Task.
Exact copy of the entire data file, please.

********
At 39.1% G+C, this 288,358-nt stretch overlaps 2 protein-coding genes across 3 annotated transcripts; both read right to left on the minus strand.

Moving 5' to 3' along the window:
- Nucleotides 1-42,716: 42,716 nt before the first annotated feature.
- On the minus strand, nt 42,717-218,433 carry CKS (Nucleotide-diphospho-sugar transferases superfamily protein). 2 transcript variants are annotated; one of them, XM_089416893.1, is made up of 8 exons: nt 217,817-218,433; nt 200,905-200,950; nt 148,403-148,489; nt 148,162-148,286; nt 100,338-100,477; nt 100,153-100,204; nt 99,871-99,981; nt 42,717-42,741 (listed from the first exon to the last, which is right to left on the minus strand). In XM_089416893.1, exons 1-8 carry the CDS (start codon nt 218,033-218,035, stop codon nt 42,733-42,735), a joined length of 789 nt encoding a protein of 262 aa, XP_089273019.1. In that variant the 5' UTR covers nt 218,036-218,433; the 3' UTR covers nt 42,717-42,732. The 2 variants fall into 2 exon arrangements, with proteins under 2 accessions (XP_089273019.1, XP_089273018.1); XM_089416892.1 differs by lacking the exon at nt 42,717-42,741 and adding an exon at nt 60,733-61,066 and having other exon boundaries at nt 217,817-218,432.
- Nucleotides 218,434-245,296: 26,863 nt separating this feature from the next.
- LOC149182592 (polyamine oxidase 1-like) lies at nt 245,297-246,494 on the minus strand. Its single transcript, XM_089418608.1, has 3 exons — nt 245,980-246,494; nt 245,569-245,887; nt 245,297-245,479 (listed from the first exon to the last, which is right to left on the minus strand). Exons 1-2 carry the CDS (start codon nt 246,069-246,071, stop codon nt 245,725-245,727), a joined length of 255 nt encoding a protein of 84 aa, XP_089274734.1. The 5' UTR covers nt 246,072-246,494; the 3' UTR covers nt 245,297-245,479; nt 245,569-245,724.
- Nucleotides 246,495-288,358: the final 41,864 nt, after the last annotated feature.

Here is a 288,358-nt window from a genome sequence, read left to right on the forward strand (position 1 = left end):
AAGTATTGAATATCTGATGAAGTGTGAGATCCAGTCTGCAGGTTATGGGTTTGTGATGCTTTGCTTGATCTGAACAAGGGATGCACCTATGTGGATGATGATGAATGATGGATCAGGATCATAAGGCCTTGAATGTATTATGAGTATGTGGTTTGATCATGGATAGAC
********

At 39.1% G+C, this 288,358-nt stretch overlaps 2 protein-coding genes across 3 annotated transcripts; both read right to left on the minus strand.

Moving 5' to 3' along the window:
- Nucleotides 1-42,716: 42,716 nt before the first annotated feature.
- On the minus strand, nt 42,717-218,433 carry CKS (Nucleotide-diphospho-sugar transferases superfamily protein). 2 transcript variants are annotated; one of them, XM_089416893.1, is made up of 8 exons: nt 217,817-218,433; nt 200,905-200,950; nt 148,403-148,489; nt 148,162-148,286; nt 100,338-100,477; nt 100,153-100,204; nt 99,871-99,981; nt 42,717-42,741 (listed from the first exon to the last, which is right to left on the minus strand). In XM_089416893.1, exons 1-8 carry the CDS (start codon nt 218,033-218,035, stop codon nt 42,733-42,735), a joined length of 789 nt encoding a protein of 262 aa, XP_089273019.1. In that variant the 5' UTR covers nt 218,036-218,433; the 3' UTR covers nt 42,717-42,732. The 2 variants fall into 2 exon arrangements, with proteins under 2 accessions (XP_089273019.1, XP_089273018.1); XM_089416892.1 differs by lacking the exon at nt 42,717-42,741 and adding an exon at nt 60,733-61,066 and having other exon boundaries at nt 217,817-218,432.
- Nucleotides 218,434-245,296: 26,863 nt separating this feature from the next.
- LOC149182592 (polyamine oxidase 1-like) lies at nt 245,297-246,494 on the minus strand. Its single transcript, XM_089418608.1, has 3 exons — nt 245,980-246,494; nt 245,569-245,887; nt 245,297-245,479 (listed from the first exon to the last, which is right to left on the minus strand). Exons 1-2 carry the CDS (start codon nt 246,069-246,071, stop codon nt 245,725-245,727), a joined length of 255 nt encoding a protein of 84 aa, XP_089274734.1. The 5' UTR covers nt 246,072-246,494; the 3' UTR covers nt 245,297-245,479; nt 245,569-245,724.
- Nucleotides 246,495-288,358: the final 41,864 nt, after the last annotated feature.

Here is a 288,358-nt window from a genome sequence, read left to right on the forward strand (position 1 = left end):
AAGTATTGAATATCTGATGAAGTGTGAGATCCAGTCTGCAGGTTATGGGTTTGTGATGCTTTGCTTGATCTGAACAAGGGATGCACCTATGTGGATGATGATGAATGATGGATCAGGATCATAAGGCCTTGAATGTATTATGAGTATGTGGTTTGATCATGGATAGAC